- Unemployment Rates Highest in South-South States
The data released by the National Bureau of Statistics on Friday revealed the high rate of unemployment rates across the South-South states despite huge oil exploration in the states.
According to the report that listed unemployment rates for every region in the country during the third quarter of 2018, states in the Southern part of the nation recorded the highest unemployment rates during the period.
Breaking down the unemployment report into six Geopolitical Zones in the country.
|Geopolitical Zones||Unemployment Rates||Unemployment Percent|
|North Central states||3,204,235||27%|
|The North Eastern States||2,61,971||22%|
|North West states||3,871,637||24%|
|South East states||2,871,659||23%|
|South Southern states||5,385,608||32%|
|South West states||2,978,537||14%|
|Total unemployed Nigerians||20,927,648||23.1%|
From the data, Southern states of the country recorded the highest unemployment rate with 5.4 million unemployed people or 32 per cent of the total number of unemployed Nigerians.
With the labour force of 16.7 million people, substantial internally generated rated revenue and billions of naira in monthly allocations, one would expect a better job number from the Southern states.
In fact, Akwa Ibom and Rivers, two of Nigeria’s richest states recorded 37 per cent and 36.4 per cent unemployment rates, respectively.
On the other hand, South West region created the most jobs despite its huge population. The labour force population was put at 21.4 million, with the number of unemployed persons standing at about 3 million or 14 per cent during the period under review. The lowest among the six geopolitical zones.
New job creation remained low across the Nigerian federation, especially among the youths with unemployment/underemployment rate of 55.4 per cent, higher than the national rate of 43.3 per cent.
World Bank, in a recent report titled ‘Pathways to Better Jobs in IDA Countries,’ stated that unemployment is not the main problem in low-income nations like Nigeria but huge underemployment due to too many idle hours is responsible for poverty in those economies.
The report further stated that people work in low-income nations because they cannot afford otherwise. Therefore, overqualified highly skilled employees are willing and ready to take up any available job just to get by.
The high underemployment rate in Nigeria validated the World Bank position that economic growth (GDP) in International Development Association (IDA) nations does not translate to job creation except it is an inclusive growth that is labour intensive.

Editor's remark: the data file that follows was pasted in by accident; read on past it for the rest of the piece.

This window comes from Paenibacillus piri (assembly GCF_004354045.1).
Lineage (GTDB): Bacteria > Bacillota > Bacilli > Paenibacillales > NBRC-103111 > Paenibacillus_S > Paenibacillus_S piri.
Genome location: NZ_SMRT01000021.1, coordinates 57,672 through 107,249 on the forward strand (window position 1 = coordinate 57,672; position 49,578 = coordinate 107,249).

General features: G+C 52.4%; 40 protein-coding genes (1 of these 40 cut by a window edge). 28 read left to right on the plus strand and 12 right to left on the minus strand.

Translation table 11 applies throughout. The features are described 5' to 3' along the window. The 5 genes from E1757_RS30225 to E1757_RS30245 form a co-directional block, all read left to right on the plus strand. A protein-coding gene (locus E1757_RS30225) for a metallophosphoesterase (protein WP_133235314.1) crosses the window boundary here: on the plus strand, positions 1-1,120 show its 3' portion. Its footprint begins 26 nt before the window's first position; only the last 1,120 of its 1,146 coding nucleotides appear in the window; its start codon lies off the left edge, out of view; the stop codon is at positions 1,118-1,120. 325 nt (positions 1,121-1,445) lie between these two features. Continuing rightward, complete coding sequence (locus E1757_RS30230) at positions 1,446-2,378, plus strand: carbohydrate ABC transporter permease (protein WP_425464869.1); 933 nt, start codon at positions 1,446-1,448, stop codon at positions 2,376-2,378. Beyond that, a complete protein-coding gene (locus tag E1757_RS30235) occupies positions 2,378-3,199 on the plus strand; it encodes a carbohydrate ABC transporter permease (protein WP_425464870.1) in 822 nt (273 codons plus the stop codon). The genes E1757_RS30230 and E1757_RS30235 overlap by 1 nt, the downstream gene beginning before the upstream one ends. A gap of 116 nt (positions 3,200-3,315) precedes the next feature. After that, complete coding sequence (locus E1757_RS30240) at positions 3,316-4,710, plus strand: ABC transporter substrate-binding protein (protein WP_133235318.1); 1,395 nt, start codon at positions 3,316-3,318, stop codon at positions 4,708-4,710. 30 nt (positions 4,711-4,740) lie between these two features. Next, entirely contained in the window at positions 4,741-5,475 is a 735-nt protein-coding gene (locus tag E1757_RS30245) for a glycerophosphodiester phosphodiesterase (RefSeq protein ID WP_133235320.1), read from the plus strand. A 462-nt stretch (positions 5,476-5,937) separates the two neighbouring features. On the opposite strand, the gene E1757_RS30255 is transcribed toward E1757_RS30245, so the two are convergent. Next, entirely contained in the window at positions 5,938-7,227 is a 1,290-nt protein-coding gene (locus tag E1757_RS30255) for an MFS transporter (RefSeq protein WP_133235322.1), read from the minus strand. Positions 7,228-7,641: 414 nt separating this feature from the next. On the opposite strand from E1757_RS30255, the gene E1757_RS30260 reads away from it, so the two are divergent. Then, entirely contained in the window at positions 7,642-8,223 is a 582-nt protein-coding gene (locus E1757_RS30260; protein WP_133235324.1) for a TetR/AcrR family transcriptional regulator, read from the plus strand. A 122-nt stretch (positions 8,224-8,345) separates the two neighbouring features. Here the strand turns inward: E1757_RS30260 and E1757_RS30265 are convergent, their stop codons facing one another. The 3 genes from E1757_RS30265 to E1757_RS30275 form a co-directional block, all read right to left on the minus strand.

Therefore, until Federal Government enhanced economic productivity through job creation, high underemployment and poverty will continue to undermine national growth.
Fuel Scarcity: NUPENG to Commence Strike on Monday
Lagosians Should Brace for Fuel Scarcity as NUPENG Embarks on Strike
Nigerians should brace for fuel scarcity as the national leadership of the Nigeria Union of Petroleum and Natural Gas (NUPENG) directed all petroleum tanker drivers to withdraw their services from Lagos State starting from Monday, 10 August 2020.
In a statement released by NUPENG on Friday, the union said the directive followed the failure of various authorities in Lagos State to address three major issues that had impacted the operations of petroleum tanker drivers in the state for several months.
The statement signed by the National President, Williams Akporeha and the General Secretary, Olawale Afolabi, NUPENG and titled title ‘NUPENG leadership directs withdrawal of services by petroleum tanker drivers in Lagos State with effect from Monday, August 10, 2020,’ noted that members of the union are frustrated and pained by the barrage of challenges faced while carrying out their activities in Lagos State.
NUPENG said, “The entire rank and file members of the union are deeply pained, frustrated and agonised by the barrage of these challenges being consistently faced by petroleum tanker drivers in Lagos State and are left with no other option but to direct the withdrawal of their services in Lagos State until the Lagos State Government and other relevant stakeholders address these critical challenges.
“It is sad and disheartening to note here that we had made several appeals and reports to the Lagos State Government and the Presidential Task Force for the decongestion of Apapa on these challenges but all to no avail.”